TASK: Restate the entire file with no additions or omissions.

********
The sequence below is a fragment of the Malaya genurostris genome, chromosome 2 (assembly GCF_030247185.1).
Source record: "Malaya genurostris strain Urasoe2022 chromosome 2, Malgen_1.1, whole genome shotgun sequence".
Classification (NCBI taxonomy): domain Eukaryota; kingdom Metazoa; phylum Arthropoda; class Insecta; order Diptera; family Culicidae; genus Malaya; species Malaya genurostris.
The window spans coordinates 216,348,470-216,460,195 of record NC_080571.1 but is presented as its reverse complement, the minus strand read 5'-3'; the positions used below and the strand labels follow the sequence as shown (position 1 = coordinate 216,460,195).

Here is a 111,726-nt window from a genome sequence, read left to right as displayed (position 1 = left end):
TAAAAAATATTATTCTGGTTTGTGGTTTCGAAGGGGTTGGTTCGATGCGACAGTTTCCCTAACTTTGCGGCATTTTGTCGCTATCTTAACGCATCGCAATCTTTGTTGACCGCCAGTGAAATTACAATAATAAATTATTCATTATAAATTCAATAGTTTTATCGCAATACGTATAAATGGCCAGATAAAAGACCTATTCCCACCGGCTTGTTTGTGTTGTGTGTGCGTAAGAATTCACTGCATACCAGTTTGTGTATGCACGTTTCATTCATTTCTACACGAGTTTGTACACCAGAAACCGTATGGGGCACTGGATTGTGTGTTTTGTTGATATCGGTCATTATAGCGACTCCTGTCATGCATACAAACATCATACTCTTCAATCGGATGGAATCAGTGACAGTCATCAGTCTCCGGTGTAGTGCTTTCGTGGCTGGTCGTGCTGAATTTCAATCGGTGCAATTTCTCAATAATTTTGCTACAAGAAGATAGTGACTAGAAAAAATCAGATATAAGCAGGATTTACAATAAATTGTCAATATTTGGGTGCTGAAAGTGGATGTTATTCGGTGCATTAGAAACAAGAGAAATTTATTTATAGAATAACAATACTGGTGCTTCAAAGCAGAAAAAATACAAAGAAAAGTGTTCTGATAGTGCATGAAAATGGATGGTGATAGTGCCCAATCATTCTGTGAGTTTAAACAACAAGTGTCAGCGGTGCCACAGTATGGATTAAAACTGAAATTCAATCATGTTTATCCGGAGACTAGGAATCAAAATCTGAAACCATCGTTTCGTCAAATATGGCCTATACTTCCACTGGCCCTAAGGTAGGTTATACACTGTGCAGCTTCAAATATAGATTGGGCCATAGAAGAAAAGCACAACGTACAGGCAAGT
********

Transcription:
The sequence below is a fragment of the Malaya genurostris genome, chromosome 2 (assembly GCF_030247185.1).
Source record: "Malaya genurostris strain Urasoe2022 chromosome 2, Malgen_1.1, whole genome shotgun sequence".
Classification (NCBI taxonomy): domain Eukaryota; kingdom Metazoa; phylum Arthropoda; class Insecta; order Diptera; family Culicidae; genus Malaya; species Malaya genurostris.
The window spans coordinates 216,348,470-216,460,195 of record NC_080571.1 but is presented as its reverse complement, the minus strand read 5'-3'; the positions used below and the strand labels follow the sequence as shown (position 1 = coordinate 216,460,195).

Here is a 111,726-nt window from a genome sequence, read left to right as displayed (position 1 = left end):
TAAAAAATATTATTCTGGTTTGTGGTTTCGAAGGGGTTGGTTCGATGCGACAGTTTCCCTAACTTTGCGGCATTTTGTCGCTATCTTAACGCATCGCAATCTTTGTTGACCGCCAGTGAAATTACAATAATAAATTATTCATTATAAATTCAATAGTTTTATCGCAATACGTATAAATGGCCAGATAAAAGACCTATTCCCACCGGCTTGTTTGTGTTGTGTGTGCGTAAGAATTCACTGCATACCAGTTTGTGTATGCACGTTTCATTCATTTCTACACGAGTTTGTACACCAGAAACCGTATGGGGCACTGGATTGTGTGTTTTGTTGATATCGGTCATTATAGCGACTCCTGTCATGCATACAAACATCATACTCTTCAATCGGATGGAATCAGTGACAGTCATCAGTCTCCGGTGTAGTGCTTTCGTGGCTGGTCGTGCTGAATTTCAATCGGTGCAATTTCTCAATAATTTTGCTACAAGAAGATAGTGACTAGAAAAAATCAGATATAAGCAGGATTTACAATAAATTGTCAATATTTGGGTGCTGAAAGTGGATGTTATTCGGTGCATTAGAAACAAGAGAAATTTATTTATAGAATAACAATACTGGTGCTTCAAAGCAGAAAAAATACAAAGAAAAGTGTTCTGATAGTGCATGAAAATGGATGGTGATAGTGCCCAATCATTCTGTGAGTTTAAACAACAAGTGTCAGCGGTGCCACAGTATGGATTAAAACTGAAATTCAATCATGTTTATCCGGAGACTAGGAATCAAAATCTGAAACCATCGTTTCGTCAAATATGGCCTATACTTCCACTGGCCCTAAGGTAGGTTATACACTGTGCAGCTTCAAATATAGATTGGGCCATAGAAGAAAAGCACAACGTACAGGCAAGT